As a partner of Youth Business International, B’YEAH also receives substantial support from the UK-based organization. For instance, YBI has piloted a Green and social entrepreneurship toolkit in India, Turkey, and three other member countries. B’YEAH has been localizing the toolkit for Bangladesh. The toolkit is open for YBI members. 

“We have already taken the ToT,” says Mr. Rashed. “We have a master trainer in our organization. Once we are done localizing it, we will be able to launch a green and social entrepreneurship incubator in Bangladesh.” 

Next B’YEAH wants to take innovation and tech to the grassroots level. B’YEAH aims to teach its entrepreneurs and businesses how to approach innovation. 

B’YEAH appears clear-eyed in this regard. The organization says innovation does not mean bringing in some novel idea or transforming an industry and so on. Rather the organization says it wants to train people on how to approach incremental innovation and progress and help small and growing businesses make small tweaks that will help them grow faster and make a greater impact. 

The lack of innovation often significantly limits the potential of small businesses, B’YEAH says exposure to innovation and tech can help these businesses grow faster and bigger creating opportunities for more people.  

The second layer of the focus in tech is training people in tech skills. 

While tech is a logical choice given the employment opportunities the sector offers, it is relatively uncharted territory for B’YEAH. The organization says it aims to focus on the in-demand tech skills and create more trained people in these fields. The organization also sees partnership opportunities with the Government where it can align itself with the strategic vision of the government as well as with private sector organizations to deliver on many of these ambitions.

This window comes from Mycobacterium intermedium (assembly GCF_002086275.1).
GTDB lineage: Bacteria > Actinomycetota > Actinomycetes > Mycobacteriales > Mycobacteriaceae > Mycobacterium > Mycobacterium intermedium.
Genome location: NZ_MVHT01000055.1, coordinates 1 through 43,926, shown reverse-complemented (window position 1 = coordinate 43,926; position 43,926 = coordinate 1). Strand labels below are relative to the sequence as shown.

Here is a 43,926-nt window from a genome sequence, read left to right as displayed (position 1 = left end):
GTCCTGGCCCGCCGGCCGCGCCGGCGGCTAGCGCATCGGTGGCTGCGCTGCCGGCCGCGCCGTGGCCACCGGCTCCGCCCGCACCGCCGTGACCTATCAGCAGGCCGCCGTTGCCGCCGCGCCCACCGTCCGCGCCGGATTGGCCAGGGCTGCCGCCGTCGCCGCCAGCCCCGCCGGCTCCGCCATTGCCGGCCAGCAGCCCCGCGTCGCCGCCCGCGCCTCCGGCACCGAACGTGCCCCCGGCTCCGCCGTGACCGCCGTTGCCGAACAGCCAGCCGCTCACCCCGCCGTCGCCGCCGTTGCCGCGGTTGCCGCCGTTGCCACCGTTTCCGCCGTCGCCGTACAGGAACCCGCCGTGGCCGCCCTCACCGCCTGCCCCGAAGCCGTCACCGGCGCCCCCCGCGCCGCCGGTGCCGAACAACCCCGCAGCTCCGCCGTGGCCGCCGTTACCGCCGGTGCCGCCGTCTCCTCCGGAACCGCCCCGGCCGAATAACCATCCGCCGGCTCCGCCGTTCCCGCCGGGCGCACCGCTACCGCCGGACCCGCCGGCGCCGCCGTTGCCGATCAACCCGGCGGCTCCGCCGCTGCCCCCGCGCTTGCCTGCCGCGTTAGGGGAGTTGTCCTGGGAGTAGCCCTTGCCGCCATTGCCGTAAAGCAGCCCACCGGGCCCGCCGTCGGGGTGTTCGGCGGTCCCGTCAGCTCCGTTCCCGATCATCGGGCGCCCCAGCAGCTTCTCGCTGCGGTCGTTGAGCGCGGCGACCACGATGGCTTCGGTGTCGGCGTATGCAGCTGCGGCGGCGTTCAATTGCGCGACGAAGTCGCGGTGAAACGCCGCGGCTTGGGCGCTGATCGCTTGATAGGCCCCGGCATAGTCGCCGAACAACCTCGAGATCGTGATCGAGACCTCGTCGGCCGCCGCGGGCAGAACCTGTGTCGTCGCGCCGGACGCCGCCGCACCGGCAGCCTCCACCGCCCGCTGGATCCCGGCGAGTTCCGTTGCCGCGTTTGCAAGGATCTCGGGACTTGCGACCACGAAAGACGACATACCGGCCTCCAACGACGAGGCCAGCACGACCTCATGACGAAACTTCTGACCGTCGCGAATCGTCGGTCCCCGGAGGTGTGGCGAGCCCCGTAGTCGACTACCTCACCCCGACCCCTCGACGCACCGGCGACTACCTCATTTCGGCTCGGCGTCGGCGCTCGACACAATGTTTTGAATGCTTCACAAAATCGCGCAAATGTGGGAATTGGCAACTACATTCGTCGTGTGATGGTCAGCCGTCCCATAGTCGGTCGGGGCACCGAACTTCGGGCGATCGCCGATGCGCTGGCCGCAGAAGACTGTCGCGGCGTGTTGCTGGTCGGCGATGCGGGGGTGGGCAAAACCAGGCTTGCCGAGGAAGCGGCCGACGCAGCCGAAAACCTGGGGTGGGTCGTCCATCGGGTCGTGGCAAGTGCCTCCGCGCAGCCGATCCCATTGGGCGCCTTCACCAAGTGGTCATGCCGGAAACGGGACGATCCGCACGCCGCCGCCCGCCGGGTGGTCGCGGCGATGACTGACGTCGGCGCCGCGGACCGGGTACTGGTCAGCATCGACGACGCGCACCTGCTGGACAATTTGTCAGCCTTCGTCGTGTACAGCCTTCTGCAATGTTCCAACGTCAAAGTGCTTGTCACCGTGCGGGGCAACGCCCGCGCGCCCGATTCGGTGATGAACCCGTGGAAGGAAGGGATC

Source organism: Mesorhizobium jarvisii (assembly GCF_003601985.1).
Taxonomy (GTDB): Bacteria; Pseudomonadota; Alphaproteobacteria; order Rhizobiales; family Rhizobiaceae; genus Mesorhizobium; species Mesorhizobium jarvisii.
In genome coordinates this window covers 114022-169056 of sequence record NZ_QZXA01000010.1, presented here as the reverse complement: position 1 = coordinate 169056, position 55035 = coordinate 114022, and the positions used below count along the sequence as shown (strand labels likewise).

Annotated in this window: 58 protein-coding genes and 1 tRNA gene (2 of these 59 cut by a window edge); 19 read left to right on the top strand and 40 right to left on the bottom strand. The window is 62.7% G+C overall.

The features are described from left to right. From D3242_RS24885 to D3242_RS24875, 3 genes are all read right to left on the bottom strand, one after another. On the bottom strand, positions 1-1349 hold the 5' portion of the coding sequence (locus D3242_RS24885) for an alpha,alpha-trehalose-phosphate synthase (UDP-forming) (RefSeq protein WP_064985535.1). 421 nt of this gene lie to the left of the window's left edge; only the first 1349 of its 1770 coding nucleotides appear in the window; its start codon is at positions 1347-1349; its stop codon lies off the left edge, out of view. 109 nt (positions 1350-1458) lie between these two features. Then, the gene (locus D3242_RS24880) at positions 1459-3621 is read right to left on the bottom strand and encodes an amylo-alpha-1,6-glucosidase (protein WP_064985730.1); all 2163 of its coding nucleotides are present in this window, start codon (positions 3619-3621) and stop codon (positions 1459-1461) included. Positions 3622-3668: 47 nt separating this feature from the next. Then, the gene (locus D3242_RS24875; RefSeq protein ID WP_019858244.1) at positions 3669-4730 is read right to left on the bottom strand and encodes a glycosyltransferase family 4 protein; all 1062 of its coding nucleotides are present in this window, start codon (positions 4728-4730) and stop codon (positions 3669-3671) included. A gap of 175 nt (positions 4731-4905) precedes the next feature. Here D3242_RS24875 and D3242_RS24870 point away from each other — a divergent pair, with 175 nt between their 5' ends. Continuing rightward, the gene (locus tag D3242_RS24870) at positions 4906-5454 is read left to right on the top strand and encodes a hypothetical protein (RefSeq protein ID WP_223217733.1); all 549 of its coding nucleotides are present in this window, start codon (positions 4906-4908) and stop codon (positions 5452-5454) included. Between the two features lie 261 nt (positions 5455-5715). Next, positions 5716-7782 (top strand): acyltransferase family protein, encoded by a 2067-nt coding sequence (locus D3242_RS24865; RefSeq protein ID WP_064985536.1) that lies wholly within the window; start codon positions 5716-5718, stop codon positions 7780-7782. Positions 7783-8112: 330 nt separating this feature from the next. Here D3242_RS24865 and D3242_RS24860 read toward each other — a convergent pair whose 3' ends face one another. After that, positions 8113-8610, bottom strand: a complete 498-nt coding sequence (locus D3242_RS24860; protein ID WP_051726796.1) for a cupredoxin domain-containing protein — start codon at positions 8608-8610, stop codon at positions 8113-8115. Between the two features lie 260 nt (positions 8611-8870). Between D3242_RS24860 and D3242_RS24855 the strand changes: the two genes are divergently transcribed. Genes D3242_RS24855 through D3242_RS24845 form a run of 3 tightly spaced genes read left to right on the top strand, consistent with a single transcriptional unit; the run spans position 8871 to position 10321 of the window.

Finally, B’YEAH says it plans to double down on its decent work initiatives. The organization has over the years done some meaningful work in decent work and it aims to expand on it. 

Challenges

The kind of work B’YEAH is aiming to do is not common for NGOs. For instance, tech, and cybersecurity is not something NGOs work on. As a result, it will be challenging for B’YEAH to convince many of its stakeholders initially. 

The second challenge comes from internal capacities. In many of these areas such as technical skill development, B’YEAH does not have enough internal strength. The organization will have to rely on other organizations. However, B’YEAH has support from YBI and can take support from there to prepare itself. 

Finally, although it has been working for 12 years, B’YEAH has always been promotion shy. It did not promote its work over the last few years. “We have been in the market for the last 12 years but we have always been shy about showcasing our work and marketing our work,” explains Mr. Rashed. “It has created some challenges for us. People don’t know much about us.”

The path forward

B’YEAH says going forward one of its ambitions is to empower Bangladeshi youth to be competitive and find opportunities globally, be it freelancing, jobs, or entrepreneurship. 

The organization plans to use its existing model to approach its new ambition. 

B’YEAH appears confident that its mentorship-led model can be applied to skill development and helping people access opportunities.  

“The core approach and philosophy remain the same,” says Mr. Rashed. “For instance, in Cybersecurity, we are doing the same thing. We are giving training, connecting people with mentors, and helping them access opportunities. We have also onboarded a pool of trainers and mentors. The building blocks remain the same. We are just moving into different verticals.” 

While B’YEAH is expanding its horizon, the organization remains mindful of the fact that things might not work. To that end, it says it will continue evolving as it moves forward. 

“We will evolve as we go along and make changes when necessary.”